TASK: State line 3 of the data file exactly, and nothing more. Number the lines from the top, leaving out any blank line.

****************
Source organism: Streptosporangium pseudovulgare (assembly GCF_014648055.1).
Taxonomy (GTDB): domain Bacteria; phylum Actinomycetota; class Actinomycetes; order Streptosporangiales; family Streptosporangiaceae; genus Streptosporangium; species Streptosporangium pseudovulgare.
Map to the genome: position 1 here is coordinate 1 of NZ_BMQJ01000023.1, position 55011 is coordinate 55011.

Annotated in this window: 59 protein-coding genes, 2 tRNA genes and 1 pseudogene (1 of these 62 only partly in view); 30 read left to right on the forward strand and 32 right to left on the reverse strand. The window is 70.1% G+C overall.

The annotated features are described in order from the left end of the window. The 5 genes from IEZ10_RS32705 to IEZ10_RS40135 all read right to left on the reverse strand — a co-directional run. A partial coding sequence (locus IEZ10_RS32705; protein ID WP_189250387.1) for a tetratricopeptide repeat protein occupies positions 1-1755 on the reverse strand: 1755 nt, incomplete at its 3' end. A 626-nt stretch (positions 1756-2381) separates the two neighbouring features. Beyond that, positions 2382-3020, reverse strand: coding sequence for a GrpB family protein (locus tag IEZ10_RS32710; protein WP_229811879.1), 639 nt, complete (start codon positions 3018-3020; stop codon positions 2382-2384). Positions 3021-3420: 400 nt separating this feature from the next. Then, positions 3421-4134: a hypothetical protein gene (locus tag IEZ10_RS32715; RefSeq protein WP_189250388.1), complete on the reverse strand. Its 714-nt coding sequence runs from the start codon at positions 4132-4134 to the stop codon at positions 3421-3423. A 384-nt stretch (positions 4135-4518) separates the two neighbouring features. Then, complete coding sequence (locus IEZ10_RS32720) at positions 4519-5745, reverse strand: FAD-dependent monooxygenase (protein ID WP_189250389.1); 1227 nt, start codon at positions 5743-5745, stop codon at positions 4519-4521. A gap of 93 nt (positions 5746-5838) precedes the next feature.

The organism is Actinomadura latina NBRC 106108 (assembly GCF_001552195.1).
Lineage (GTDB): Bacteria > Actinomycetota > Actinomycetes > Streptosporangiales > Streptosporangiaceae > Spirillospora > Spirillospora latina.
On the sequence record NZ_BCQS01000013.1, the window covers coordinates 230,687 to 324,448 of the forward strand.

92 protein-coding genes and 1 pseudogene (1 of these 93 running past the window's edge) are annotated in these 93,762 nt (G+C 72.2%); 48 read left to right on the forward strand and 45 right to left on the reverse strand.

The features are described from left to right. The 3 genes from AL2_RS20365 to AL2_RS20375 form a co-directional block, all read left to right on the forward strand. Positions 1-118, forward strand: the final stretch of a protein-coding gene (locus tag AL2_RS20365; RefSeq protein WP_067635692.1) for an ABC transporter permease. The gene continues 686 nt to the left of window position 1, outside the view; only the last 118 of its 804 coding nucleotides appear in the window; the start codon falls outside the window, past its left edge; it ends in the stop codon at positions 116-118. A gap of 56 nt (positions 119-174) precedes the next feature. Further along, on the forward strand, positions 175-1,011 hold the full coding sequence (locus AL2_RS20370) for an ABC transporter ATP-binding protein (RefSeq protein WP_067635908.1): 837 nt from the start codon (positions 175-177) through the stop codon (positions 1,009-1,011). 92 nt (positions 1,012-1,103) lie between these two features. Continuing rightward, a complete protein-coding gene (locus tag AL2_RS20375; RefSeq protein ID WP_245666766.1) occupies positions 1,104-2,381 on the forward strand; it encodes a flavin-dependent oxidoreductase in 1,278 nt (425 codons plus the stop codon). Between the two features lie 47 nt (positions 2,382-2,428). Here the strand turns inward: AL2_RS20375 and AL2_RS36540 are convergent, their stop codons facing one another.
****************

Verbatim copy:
Map to the genome: position 1 here is coordinate 1 of NZ_BMQJ01000023.1, position 55011 is coordinate 55011.